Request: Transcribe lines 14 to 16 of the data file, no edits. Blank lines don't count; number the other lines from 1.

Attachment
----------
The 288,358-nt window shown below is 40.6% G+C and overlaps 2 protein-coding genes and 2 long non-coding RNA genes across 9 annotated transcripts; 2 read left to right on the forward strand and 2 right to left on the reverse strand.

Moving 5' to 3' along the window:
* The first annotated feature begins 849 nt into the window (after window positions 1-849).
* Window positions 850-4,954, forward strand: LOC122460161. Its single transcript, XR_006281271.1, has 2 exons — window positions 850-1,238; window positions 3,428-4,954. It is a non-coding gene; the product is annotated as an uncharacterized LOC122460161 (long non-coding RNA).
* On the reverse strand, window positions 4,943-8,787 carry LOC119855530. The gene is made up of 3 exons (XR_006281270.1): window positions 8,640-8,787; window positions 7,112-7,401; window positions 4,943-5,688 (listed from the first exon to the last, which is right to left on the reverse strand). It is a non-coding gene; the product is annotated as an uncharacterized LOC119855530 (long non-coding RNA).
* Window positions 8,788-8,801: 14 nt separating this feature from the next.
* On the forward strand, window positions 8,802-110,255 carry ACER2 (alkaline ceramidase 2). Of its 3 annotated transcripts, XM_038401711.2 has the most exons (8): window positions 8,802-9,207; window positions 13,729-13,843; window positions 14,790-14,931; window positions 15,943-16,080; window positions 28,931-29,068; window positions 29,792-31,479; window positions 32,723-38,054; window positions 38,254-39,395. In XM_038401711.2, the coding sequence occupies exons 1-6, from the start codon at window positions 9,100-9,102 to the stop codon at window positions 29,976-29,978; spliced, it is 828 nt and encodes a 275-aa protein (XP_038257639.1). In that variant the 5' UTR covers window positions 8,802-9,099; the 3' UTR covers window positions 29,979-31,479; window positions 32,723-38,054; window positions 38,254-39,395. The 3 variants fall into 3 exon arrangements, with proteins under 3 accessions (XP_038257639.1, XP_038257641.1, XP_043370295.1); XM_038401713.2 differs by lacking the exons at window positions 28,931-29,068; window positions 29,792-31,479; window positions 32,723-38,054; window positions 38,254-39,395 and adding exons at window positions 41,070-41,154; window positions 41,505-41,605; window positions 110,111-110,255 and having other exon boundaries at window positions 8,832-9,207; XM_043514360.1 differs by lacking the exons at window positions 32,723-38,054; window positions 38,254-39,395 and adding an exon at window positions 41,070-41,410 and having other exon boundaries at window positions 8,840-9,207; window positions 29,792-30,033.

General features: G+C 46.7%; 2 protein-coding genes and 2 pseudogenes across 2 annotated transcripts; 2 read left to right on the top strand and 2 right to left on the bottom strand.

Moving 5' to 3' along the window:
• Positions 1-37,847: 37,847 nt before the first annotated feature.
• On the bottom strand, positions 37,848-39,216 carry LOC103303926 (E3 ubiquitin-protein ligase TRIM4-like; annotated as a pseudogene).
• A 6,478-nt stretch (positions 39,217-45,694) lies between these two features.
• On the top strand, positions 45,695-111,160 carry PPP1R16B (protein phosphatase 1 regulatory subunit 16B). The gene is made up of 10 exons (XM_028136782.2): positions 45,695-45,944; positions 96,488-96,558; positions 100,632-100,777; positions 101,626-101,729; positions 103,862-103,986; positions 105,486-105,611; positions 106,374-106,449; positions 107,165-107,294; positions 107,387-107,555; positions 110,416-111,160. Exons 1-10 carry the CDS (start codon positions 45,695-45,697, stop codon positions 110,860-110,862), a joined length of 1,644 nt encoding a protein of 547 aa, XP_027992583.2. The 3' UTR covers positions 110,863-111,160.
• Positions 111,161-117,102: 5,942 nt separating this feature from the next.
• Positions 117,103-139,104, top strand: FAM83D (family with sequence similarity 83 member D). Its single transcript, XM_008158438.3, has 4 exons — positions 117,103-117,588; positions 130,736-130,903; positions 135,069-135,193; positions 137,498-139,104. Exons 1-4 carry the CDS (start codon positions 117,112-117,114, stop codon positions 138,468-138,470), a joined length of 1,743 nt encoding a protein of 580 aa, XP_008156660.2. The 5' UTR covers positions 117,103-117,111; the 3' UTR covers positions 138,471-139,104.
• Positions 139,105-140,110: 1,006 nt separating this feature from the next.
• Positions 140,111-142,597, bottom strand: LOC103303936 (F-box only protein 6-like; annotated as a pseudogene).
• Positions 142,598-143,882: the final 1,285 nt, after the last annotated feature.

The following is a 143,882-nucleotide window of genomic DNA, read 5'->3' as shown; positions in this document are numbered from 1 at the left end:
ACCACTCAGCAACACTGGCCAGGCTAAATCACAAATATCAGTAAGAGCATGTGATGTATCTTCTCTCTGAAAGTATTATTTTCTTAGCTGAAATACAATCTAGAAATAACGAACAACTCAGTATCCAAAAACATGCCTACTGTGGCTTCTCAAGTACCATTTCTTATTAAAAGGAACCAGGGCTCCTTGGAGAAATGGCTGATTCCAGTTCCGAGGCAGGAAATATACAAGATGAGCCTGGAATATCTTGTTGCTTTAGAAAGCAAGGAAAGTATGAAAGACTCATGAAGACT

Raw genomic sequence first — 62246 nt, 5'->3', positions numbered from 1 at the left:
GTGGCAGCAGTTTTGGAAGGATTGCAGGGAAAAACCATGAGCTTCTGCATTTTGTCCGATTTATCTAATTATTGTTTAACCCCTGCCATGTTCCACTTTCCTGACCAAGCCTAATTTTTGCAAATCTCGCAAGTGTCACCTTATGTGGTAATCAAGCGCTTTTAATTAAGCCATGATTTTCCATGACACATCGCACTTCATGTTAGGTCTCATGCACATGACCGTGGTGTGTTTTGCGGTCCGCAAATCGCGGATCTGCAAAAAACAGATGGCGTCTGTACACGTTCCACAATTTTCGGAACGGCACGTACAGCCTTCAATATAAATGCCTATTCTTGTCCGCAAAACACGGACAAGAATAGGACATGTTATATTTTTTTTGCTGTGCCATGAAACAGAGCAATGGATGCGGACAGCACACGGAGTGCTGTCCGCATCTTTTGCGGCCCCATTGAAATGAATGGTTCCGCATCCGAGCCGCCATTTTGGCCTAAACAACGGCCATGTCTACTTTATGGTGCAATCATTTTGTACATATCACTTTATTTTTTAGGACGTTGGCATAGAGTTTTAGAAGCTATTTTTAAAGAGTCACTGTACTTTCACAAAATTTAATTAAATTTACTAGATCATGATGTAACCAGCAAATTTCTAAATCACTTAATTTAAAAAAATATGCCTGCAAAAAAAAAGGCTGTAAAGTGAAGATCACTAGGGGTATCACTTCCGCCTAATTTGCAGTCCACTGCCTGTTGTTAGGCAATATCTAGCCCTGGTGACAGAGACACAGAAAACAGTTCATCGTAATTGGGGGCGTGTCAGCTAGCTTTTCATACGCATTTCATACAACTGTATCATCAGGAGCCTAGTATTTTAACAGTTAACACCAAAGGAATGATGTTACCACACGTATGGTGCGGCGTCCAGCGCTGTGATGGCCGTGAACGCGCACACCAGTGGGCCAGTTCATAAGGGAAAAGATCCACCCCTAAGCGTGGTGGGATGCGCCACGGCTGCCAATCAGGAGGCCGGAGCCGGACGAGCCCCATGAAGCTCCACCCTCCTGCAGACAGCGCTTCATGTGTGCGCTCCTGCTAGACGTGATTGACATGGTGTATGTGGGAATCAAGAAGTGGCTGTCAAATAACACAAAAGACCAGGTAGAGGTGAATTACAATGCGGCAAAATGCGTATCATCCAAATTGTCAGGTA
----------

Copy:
• Positions 111,161-117,102: 5,942 nt separating this feature from the next.
• Positions 117,103-139,104, top strand: FAM83D (family with sequence similarity 83 member D). Its single transcript, XM_008158438.3, has 4 exons — positions 117,103-117,588; positions 130,736-130,903; positions 135,069-135,193; positions 137,498-139,104. Exons 1-4 carry the CDS (start codon positions 117,112-117,114, stop codon positions 138,468-138,470), a joined length of 1,743 nt encoding a protein of 580 aa, XP_008156660.2. The 5' UTR covers positions 117,103-117,111; the 3' UTR covers positions 138,471-139,104.
• Positions 139,105-140,110: 1,006 nt separating this feature from the next.